I think it really crystallized for me at the end of last season, a couple days after we, with we meaning Valor, had lost on the final day of state playoffs for the second time in program history. And a couple days later, I was talking to my former teammate and current best friend Matt Fontneau, who pitched that last game of the year. He was understandably distraught about everything being over. Even Fontneau, a  talented pitcher who was going off to play college baseball, was absolutely devastated by the end of his high school career. So me, in my confused and half-hearted attempt to comfort him, said something along the lines of "dude, trust me, someday this isn't going to matter."

It quickly became clear to me that I had said just about the worst thing you could possibly say to a ballplayer who had just lost an important game, and Fontneau yelled at me (deservedly so), and I was left reflecting on how stupid that was to say - because of course it matters! My last game meant the world to me, and it still does, and I believe I'll hold on to the memory of my last game forever. But after thinking about it a little bit, I think I've figured out what I was really trying to say to my friend.

When I think back on my time I spent here, I don't spend a lot of time dwelling about how many earned runs I gave up, or whether or not I should have thrown this pitch in this count to this hitter instead of this other pitch. I don't really think about the fact that my senior year, after I had been called to take command and be a leader of a talented varsity team, we were barely above 500. And I don't really think about how we didn't win a state championship my junior year, even though we were absolutely the best team out there and probably deserved it. All of that stuff, which I thought was pretty much my sole reason for existing in high school, seems so insignificant when compared to the people I spent my time with here - and how I talked to them, how they talked to me, and all the people that poured so much of themselves into my life as a young man.

I tend to be a pretty rambling speaker, but if you boys take one thing away from me, in all the years I've known you, I think it should be this: at some point down the line, whether it's right now or it's in thirty years, you're going to come face to face with an indisputable truth: You'll realize that the most important thing you ever did on a baseball field has absolutely nothing to do with the game itself. It has nothing to do with your performance - not your average, your RBIs, your ERA, not even your Q percentage, and it doesn't have anything to do with whether or not you got to win a state championship. Eventually, a couple generations from now, all that a state championship will mean is that Valor's name is written in really small font in some record book, next to a few numbers. That's all it will be. Winning is not the most significant thing you'll do on a baseball field.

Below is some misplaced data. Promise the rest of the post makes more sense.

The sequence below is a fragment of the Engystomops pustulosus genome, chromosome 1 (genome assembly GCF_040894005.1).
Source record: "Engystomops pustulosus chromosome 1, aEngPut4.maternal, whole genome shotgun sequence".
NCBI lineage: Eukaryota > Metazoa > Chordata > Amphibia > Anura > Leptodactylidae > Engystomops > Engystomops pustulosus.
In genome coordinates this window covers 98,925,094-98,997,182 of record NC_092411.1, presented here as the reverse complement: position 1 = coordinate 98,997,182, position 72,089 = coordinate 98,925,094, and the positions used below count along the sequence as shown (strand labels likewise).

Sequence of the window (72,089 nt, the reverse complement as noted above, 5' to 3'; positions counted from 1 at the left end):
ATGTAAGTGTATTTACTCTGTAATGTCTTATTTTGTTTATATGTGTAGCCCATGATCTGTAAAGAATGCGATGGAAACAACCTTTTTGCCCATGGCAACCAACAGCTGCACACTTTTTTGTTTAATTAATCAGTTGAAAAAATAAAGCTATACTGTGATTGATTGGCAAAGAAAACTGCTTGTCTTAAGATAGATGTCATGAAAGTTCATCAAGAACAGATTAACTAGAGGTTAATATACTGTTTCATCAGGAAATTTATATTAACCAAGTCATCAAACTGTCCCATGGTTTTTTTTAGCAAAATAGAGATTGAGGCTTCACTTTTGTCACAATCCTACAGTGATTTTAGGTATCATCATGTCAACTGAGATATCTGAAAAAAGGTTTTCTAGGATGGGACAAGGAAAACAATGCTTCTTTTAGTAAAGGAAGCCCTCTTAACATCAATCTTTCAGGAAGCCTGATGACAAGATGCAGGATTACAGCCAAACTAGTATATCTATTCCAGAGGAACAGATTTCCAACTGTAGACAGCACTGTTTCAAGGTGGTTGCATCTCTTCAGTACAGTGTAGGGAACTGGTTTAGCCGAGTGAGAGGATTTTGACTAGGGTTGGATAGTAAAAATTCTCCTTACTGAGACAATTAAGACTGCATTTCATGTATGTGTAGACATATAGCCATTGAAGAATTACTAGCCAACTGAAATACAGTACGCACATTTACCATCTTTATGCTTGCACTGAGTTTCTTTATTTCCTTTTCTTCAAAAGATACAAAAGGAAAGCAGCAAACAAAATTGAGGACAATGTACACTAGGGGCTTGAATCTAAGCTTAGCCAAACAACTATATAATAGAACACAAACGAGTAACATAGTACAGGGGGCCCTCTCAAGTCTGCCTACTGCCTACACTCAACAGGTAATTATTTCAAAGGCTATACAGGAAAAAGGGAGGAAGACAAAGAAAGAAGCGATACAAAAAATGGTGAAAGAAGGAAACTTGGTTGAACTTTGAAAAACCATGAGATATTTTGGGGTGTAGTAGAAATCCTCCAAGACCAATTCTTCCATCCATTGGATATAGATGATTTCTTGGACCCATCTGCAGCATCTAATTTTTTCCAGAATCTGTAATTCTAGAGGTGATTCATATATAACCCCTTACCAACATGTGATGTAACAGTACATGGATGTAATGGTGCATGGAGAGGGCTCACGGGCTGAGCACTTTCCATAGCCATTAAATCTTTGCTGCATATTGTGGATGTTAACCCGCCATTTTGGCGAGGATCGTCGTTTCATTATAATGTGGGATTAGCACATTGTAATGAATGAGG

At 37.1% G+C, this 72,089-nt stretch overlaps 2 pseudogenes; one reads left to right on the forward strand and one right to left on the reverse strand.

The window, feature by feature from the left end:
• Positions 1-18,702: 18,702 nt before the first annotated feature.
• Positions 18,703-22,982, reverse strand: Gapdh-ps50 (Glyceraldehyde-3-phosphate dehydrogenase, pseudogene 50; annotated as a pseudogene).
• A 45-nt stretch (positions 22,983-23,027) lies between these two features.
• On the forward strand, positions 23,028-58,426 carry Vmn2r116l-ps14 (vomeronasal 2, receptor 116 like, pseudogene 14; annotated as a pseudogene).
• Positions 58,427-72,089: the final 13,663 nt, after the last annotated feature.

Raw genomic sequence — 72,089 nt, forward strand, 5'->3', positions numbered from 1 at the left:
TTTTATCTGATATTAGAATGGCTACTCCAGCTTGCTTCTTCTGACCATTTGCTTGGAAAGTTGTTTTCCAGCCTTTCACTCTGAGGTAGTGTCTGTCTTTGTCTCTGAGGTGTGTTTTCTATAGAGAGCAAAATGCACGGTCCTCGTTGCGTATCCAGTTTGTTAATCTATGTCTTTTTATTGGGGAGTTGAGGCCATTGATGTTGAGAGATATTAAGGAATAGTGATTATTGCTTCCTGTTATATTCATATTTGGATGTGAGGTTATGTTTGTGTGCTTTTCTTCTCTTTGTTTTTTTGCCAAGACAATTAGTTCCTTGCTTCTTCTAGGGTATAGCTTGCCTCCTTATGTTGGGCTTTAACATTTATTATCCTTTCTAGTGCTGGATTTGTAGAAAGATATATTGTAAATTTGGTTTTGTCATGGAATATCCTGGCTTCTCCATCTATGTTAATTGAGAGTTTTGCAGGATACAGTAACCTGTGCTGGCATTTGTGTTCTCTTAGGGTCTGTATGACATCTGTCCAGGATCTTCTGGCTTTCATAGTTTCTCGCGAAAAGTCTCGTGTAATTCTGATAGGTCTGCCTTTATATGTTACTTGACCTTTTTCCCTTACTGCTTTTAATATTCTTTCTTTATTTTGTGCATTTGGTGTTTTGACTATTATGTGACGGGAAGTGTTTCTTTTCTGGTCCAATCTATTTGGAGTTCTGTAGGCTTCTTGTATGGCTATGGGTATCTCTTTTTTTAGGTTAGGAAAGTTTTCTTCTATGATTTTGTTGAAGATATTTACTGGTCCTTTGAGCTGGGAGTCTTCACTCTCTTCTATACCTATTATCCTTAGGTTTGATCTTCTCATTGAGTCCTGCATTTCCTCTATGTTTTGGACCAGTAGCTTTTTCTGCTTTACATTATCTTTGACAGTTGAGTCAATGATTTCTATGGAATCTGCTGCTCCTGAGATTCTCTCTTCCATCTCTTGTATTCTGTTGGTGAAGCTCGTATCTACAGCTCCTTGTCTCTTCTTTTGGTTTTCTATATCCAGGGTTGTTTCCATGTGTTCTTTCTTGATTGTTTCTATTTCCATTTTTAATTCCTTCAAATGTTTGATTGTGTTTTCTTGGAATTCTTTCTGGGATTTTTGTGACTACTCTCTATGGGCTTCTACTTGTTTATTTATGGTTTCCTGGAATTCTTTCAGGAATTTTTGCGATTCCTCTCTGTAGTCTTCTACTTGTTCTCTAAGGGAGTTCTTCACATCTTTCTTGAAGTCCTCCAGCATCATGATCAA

The most significant thing you'll do has to do with the people around you. In our special case, it's the people we've accepted as brothers. The most important thing you can ever do is impact the hearts and minds of the men that you spent seemingly every moment with, sweating and crying and laughing together, getting yelled at together, winning and losing together and putting eye black on each other's faces and playing road trip games in the van - the most important thing you can do is love. Because eventually, we'll all grow up. We'll all come to the age where it's our turn to teach something to the next generation, and what we teach will be a direct result of what we've learned.

Since graduating, I've gotten the opportunity to coach, and as I coached I've learned that we can teach players a lot. We can teach you mechanics, we can teach you attitude and approach and competitiveness, etc., but we absolutely cannot coach somebody into loving. Love is something you can't be taught - the only way you learn love is when it is shown to you by somebody who has no obligation to do so. You learn how to play the game from your coaches, but the most important thing, that I now realize, is that you learn to love from your teammates.

So again, I would like to congratulate you guys - not on a successful season, not on the basis of your talent as ballplayers, but because I know that each and every one of you has been forever changed by your shared experience this season. And seeing you guys play the game and seeing you sit here tonight makes me proud of who you are and the strength of the brotherhood you've created. And I would encourage you to not ever forget that, no matter where you go.

"By this everyone will know that you are my disciples, if you love one another."    John 13:15